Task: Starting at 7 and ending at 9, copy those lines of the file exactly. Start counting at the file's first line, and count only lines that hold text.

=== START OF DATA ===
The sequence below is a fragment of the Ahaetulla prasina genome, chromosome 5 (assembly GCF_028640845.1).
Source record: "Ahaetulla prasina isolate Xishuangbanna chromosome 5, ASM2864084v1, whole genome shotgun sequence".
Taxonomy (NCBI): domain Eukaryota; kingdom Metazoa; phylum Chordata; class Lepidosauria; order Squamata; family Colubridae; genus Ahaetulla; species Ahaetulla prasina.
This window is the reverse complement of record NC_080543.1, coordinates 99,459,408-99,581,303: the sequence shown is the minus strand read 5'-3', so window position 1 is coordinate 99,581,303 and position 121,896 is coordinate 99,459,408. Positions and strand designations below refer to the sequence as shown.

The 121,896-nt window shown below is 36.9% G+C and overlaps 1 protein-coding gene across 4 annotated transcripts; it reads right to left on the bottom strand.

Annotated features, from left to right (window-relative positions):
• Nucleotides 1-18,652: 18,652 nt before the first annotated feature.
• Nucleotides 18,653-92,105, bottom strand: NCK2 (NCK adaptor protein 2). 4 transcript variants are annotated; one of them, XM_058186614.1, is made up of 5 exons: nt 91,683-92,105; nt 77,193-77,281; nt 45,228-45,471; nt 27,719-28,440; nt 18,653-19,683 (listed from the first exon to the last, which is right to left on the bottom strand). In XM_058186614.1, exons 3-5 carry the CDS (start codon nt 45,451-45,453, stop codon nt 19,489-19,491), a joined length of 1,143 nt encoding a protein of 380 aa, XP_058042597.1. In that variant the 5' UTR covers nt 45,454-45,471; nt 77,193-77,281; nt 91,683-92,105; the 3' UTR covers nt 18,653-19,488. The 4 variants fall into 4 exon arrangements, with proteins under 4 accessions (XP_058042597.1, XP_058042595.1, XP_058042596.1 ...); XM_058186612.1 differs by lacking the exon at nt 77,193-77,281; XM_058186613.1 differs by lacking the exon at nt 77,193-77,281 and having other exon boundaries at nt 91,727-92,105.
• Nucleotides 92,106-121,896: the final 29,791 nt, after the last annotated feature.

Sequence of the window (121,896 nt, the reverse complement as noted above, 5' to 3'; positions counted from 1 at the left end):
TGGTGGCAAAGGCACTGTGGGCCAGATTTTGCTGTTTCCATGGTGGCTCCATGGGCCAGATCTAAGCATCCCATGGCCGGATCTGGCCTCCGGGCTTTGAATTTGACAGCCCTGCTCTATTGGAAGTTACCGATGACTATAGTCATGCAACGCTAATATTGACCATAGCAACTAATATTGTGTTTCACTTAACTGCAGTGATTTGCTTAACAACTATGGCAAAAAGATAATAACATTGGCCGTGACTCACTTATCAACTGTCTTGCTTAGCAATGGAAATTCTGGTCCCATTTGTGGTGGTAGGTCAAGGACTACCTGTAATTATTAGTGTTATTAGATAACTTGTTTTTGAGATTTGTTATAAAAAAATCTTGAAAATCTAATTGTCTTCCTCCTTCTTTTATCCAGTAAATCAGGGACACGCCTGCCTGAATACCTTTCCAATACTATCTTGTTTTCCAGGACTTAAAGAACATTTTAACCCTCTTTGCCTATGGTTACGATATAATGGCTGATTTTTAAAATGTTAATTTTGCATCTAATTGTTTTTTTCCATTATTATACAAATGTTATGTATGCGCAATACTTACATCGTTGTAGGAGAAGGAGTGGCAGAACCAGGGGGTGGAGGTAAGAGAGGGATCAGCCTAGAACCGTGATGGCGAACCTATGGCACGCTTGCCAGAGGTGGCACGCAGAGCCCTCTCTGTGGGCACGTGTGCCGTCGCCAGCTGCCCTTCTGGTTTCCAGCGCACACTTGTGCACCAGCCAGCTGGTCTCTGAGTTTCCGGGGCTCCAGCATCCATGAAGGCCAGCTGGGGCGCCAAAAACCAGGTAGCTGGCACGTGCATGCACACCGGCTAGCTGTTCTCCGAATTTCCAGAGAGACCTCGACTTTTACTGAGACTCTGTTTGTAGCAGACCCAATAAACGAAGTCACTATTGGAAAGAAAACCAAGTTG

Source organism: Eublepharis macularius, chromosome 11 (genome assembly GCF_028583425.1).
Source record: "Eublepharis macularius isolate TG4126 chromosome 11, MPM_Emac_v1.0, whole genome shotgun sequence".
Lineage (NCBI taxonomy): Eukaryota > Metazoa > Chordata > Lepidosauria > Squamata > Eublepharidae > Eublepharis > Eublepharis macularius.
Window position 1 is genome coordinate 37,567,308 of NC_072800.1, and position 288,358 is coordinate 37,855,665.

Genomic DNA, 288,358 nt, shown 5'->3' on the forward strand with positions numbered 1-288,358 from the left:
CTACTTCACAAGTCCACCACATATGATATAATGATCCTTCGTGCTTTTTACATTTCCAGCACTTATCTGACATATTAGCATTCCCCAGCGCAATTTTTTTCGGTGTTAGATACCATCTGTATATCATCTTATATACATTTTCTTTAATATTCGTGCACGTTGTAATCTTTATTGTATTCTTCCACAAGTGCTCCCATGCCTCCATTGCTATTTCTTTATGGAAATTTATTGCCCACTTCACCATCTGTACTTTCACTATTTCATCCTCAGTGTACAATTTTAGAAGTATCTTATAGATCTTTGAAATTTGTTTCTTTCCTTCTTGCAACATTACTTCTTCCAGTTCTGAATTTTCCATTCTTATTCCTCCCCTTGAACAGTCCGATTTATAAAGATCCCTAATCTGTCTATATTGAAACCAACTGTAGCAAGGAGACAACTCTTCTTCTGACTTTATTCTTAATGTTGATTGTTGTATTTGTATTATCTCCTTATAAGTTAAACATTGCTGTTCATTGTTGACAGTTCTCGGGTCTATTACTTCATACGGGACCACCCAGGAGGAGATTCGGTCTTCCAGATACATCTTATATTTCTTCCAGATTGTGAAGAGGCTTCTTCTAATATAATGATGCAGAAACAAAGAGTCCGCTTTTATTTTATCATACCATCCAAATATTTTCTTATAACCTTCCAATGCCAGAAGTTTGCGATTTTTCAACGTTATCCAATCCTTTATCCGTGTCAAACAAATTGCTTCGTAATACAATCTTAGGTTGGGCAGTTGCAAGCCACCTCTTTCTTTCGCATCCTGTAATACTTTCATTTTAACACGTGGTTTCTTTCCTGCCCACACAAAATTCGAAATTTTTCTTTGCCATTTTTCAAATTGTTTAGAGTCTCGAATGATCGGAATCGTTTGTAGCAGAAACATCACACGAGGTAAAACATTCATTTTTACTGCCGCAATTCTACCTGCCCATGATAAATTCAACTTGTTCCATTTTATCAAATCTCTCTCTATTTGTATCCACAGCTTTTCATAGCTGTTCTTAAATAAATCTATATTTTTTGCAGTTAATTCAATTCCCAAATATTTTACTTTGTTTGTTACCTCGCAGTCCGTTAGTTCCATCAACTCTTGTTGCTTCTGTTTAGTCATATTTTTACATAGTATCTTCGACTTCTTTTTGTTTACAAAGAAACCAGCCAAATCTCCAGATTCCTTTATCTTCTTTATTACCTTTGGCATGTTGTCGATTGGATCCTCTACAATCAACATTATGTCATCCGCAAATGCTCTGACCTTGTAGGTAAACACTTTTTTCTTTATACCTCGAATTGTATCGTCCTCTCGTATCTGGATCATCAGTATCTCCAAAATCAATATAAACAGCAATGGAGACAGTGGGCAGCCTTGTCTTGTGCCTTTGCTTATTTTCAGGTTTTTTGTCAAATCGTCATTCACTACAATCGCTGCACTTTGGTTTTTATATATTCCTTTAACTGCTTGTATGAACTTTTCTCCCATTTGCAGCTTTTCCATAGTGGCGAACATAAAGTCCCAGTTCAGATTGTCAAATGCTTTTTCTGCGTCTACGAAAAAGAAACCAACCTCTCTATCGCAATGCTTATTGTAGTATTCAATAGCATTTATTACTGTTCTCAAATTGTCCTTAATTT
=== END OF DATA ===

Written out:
• Nucleotides 1-18,652: 18,652 nt before the first annotated feature.
• Nucleotides 18,653-92,105, bottom strand: NCK2 (NCK adaptor protein 2). 4 transcript variants are annotated; one of them, XM_058186614.1, is made up of 5 exons: nt 91,683-92,105; nt 77,193-77,281; nt 45,228-45,471; nt 27,719-28,440; nt 18,653-19,683 (listed from the first exon to the last, which is right to left on the bottom strand). In XM_058186614.1, exons 3-5 carry the CDS (start codon nt 45,451-45,453, stop codon nt 19,489-19,491), a joined length of 1,143 nt encoding a protein of 380 aa, XP_058042597.1. In that variant the 5' UTR covers nt 45,454-45,471; nt 77,193-77,281; nt 91,683-92,105; the 3' UTR covers nt 18,653-19,488. The 4 variants fall into 4 exon arrangements, with proteins under 4 accessions (XP_058042597.1, XP_058042595.1, XP_058042596.1 ...); XM_058186612.1 differs by lacking the exon at nt 77,193-77,281; XM_058186613.1 differs by lacking the exon at nt 77,193-77,281 and having other exon boundaries at nt 91,727-92,105.
• Nucleotides 92,106-121,896: the final 29,791 nt, after the last annotated feature.